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May 28, 2018 Posted by | Chamber Music, Film | , , , , , , , , , , , , , , , , , , , , , , , , , , , , , , , , , , , , , , , , , , , , , , , , , , , , , , , , , , , , , , | Leave a comment

ARThound looks at the San Francisco Silent Film Festival’s Sunday line-up

Johann Sigurjonson’s classic “The Outlaw and His Wife,” newly-restored by the Swedish Film Institute, screens Sunday at the San Francisco Silent Film Festival.  Edith Erastoff plays the strong widow, Halla, who falls in love with drifter Berg-Eyvind, played by Victor Sjöström.  Image: courtesy Swedish Film Institute

Johann Sigurjonson’s classic “The Outlaw and His Wife,” newly-restored by the Swedish Film Institute, screens Sunday at the San Francisco Silent Film Festival. Edith Erastoff plays the strong widow, Halla, who falls in love with drifter Berg-Eyvind, played by Victor Sjöström. Image: courtesy Swedish Film Institute

The San Francisco Silent Film Festival wraps this Sunday with a program worth devoting the entire day to.  The festival’s spectacular historical footage of foreign lands and old customs is always a huge draw.  This year, they have outdone themselves.  Victor Sjöström’s The Outlaw and His Wife (1918), newly restored by the Swedish Film Institute, and German director Friedrich Zelnik’s The Weavers (1927), based on actual weaver uprisings of 1892, are both screening on Sunday afternoon. And just before The Weavers, the festival is gifting the audience with a screening of Aleksander Rodchenko’s newly discovered short trailer for Dziga Vertov’s The Eleventh Year (1928), along with the world premiere of the musical score performed by Beth Custer and Ken Winokur. Sunday afternoon also includes the world premiere of the restoration of Emory Johnson’s The Last Editon (1925), focused around the San Francisco Chronicle and featuring rich historical footage of San Francisco.  The day begins and ends with two classic comedies—in the morning, Kings of Silent Comedy is a delightful pastiche of comedy clips featuring the titans of the silent era and, at 9 p.m., the festival close with Safety Last! (1923) featuring Harold Lloyd, one of the masters of silent-era comedy.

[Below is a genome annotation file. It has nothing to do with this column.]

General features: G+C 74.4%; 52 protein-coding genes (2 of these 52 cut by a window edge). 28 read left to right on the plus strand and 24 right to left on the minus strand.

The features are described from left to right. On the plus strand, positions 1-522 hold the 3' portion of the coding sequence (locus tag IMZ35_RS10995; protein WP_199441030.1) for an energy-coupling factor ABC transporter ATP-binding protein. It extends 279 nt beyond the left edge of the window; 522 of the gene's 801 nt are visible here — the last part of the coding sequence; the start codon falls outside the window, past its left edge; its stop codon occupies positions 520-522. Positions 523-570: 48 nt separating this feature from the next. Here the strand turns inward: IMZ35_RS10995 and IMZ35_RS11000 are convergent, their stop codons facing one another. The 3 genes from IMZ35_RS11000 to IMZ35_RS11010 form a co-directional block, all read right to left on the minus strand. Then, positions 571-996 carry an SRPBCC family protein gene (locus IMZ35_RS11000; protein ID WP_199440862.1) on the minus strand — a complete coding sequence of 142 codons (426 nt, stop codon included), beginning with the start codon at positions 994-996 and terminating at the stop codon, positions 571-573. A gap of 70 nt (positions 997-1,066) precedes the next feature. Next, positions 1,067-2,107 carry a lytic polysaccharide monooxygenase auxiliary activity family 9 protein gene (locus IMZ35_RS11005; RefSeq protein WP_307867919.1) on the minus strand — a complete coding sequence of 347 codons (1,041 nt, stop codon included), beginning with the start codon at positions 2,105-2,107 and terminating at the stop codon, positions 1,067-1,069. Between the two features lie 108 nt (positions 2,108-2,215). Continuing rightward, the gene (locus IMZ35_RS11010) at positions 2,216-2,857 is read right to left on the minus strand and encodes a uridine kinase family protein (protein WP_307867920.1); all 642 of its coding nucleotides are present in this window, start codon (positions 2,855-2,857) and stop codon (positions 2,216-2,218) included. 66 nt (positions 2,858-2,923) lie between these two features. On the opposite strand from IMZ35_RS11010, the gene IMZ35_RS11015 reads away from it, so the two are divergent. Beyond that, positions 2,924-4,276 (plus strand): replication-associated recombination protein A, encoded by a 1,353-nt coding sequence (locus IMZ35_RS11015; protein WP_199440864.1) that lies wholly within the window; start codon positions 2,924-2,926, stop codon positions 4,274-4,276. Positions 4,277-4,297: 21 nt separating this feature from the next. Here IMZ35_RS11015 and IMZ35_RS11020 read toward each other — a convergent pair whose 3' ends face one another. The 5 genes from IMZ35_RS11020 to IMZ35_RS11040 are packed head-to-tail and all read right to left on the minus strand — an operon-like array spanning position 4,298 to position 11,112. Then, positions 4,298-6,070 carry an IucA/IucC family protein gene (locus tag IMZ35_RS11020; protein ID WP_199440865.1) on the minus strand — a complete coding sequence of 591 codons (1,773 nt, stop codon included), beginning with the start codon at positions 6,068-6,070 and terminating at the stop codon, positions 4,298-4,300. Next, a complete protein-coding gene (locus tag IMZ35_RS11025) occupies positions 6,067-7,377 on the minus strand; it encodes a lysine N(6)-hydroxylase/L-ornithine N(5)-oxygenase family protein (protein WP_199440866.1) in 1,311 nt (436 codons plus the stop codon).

Johann Sigurjonson’s classic “The Outlaw and His Wife,” newly-restored by the Swedish Film Institute, is one of cinema’s great romances.  Edith Erastoff plays the widow, Halla, who falls in love with drifter Berg-Eyvind, played by Victor Sjöström, and gives everything up to run away with him.  Image: courtesy Swedish Film Institute

Johann Sigurjonson’s classic “The Outlaw and His Wife,” newly-restored by the Swedish Film Institute, is one of cinema’s great romances. Edith Erastoff plays the widow, Halla, who falls in love with drifter Berg-Eyvind, played by Victor Sjöström, and gives everything up to run away with him. Image: courtesy Swedish Film Institute